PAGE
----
Last week, Matt Salesses talked about what he ate while abroad.
Today, we're treated to some of Sean Ferrell's kick ass wings!
It is possible to eat too many buffalo wings. In theory. I've done my best to find the limit. What I've discovered instead is that buffalo wings are like bosons: there is no limit to the number that can occupy the same quantum state. I can keep adding them without difficulty or discomfort, a poultry event horizon surrounds me. I no longer need to chew or even get them close to my mouth. They are mine in the way the moon is the Earth's.
My research began at an East Rochester bar called Prince Georges, or PGs for those too hurried to get to their "three beers for a dollar" special to use the full name. These were in the heady days of the early 1990s, when standing around with three plastic cups of shitty beer wasn't ironic or hip. It was terrible and it was all we had and we loved it. Cro-Magnon didn't eat marrow for the taste.
PGs prepared wings at 25 cents per wing, or some such number. Maybe even a dime. Again: it was the 90s. Nobody knew what a healthy eating was, or that cats would soon rule the internet. My friends and I would stampede into the bar, order a dozen plastic cups of cheap beer and forty or so wings and then we'd stop talking until a pile of bones decorated the paper plate. Let those be a warning to the other chickens, we thought.
According to the Economist, in 2011 there were 19 billion chickens in the world. That's 38 billion chicken wings. I have since eaten all of them.
I began to make my own buffalo wings in 2000. A recipe in a magazine got me started. It has changed over the years, subtly. I've reached the point where I no longer need to thaw frozen wings or pre-heat the oven. The wings seem to know what I need from them. I almost imagine chickens lining up, offering to have their wings amputated for a shot, the slim chance, of being on my plate. I can't eat wings from restaurants because they lack the crisp, almost burnt edges that I crave. My wings aren't perfect. Yes they are.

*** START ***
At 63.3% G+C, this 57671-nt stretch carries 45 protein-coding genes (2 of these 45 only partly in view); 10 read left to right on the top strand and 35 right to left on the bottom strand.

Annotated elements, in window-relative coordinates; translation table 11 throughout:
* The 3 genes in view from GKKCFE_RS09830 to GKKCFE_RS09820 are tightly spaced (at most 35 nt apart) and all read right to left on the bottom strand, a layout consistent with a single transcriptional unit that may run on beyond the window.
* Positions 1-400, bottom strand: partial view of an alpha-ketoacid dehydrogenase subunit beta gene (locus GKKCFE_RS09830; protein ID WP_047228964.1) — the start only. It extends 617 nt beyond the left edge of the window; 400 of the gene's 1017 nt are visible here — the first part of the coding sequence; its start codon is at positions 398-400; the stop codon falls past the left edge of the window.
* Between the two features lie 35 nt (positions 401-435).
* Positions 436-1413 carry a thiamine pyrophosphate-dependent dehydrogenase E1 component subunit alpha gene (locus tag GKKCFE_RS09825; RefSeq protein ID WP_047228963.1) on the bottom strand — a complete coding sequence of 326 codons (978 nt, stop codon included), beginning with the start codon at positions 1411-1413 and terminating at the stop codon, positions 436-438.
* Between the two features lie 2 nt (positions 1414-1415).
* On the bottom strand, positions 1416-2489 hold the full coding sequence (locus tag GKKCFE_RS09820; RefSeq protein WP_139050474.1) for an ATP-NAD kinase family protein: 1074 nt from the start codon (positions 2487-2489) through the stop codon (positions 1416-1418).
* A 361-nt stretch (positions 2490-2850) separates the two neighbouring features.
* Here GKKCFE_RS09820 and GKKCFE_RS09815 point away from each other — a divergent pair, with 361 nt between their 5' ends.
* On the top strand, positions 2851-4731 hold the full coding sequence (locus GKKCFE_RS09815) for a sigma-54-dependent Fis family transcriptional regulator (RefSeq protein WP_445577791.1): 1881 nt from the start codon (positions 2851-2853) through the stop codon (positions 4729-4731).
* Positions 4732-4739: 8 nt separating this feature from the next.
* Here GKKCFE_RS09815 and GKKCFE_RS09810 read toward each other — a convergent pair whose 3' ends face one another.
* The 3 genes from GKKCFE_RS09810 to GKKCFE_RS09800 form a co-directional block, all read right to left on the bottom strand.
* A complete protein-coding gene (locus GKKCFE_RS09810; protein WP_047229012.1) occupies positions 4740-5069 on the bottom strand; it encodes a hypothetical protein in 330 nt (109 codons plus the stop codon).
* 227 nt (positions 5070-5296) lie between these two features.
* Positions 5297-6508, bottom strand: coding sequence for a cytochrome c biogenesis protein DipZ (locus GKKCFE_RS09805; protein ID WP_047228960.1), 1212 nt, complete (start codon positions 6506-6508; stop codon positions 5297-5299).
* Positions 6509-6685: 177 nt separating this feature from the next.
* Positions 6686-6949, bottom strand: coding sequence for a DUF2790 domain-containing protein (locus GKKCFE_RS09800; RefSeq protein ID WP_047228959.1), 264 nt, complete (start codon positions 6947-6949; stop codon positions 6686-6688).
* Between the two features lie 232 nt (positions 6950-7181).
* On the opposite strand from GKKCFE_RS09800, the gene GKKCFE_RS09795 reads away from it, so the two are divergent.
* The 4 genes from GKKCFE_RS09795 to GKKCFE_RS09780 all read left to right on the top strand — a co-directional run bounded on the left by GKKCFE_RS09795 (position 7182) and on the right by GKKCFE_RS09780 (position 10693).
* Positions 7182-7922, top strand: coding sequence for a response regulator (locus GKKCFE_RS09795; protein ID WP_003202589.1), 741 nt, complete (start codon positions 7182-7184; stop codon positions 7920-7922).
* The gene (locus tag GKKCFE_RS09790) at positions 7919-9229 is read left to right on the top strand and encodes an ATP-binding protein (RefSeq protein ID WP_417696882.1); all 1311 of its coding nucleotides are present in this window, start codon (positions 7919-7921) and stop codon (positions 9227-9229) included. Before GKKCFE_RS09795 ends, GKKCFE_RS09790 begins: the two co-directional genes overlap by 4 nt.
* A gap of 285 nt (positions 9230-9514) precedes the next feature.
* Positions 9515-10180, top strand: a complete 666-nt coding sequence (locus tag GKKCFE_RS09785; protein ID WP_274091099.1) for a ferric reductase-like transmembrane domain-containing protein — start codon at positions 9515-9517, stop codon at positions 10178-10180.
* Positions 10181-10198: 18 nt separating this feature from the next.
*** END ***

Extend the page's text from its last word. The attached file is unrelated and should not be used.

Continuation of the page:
I began to eat my buffalo wings almost daily as my marriage was ending. Comfort food is a funny thing, only it's not funny: it's desperate and you don't taste it as much as feel it. There's a hole in the bottom of the boat and you're filling it with water. You'll be okay. I would make them almost every night, and eat them alone. It became ritualistic. Certain days were wing days. Certain television shows were wing shows. I propped myself up on tiny wing-bone-crutches.
The marriage ended. The wings carried on, and so too did the ritual. A solitary food, so far away from the 25-cents-a-pop-and-a-beer college days, but oh that crispy skin and spicy tang. I would prepare three or four for a meal, eat in silence, and if my son was with me on a wingday I'd eat late, after he'd gone to bed. I did this for far too long. One night, as I was pulling items from the fridge to make him his dinner I spotted the package of chicken wings I was preparing to make for myself and the absurdity of not sharing them with him hit me.
I asked him if he felt like having chicken, a special kind of chicken that was a-bit-but-not-too spicy. And it was little, I said. Like mini-chicken parts. As if I needed to sell the idea of buffalo wings.
They named a city after them. What did I need to sell them for?
I cooked them up, tossed them with the sauce, and gave him his share and big glass of milk to cut the heat. After a few bites he let out a moan of pleasure.
"You could sell these," he said.
After that we ate in silence until a mountain of bones decorated my Ikea plates. As a warning to the other chickens, I told him. And then we laughed.
Preheat oven to 425. Or not. Why wait.
Cut wings into sections. Keep the tips, if you can. The edges are fantastic.
Toss in olive oil. Salt, pepper and paprika to taste.
Cook for 45-50 minutes. A full hour if frozen.
Whisk 1/2 cup of hot sauce with 1-2 tablespoons of butter or olive oil.
Toss in chicken pieces.
Become a black hole.
Bio: Sean Ferrell's books include the novels "Man in the Empty Suit" and "Numb," and the picture book "I Don't Like Koala" (forthcoming). His fiction has appeared in journals such as Electric Literature’s “The Outlet” and The Adirondack Review. His short story “Building an Elephant” won The Fulton Prize. He lives and works, in no particular order, in New York City.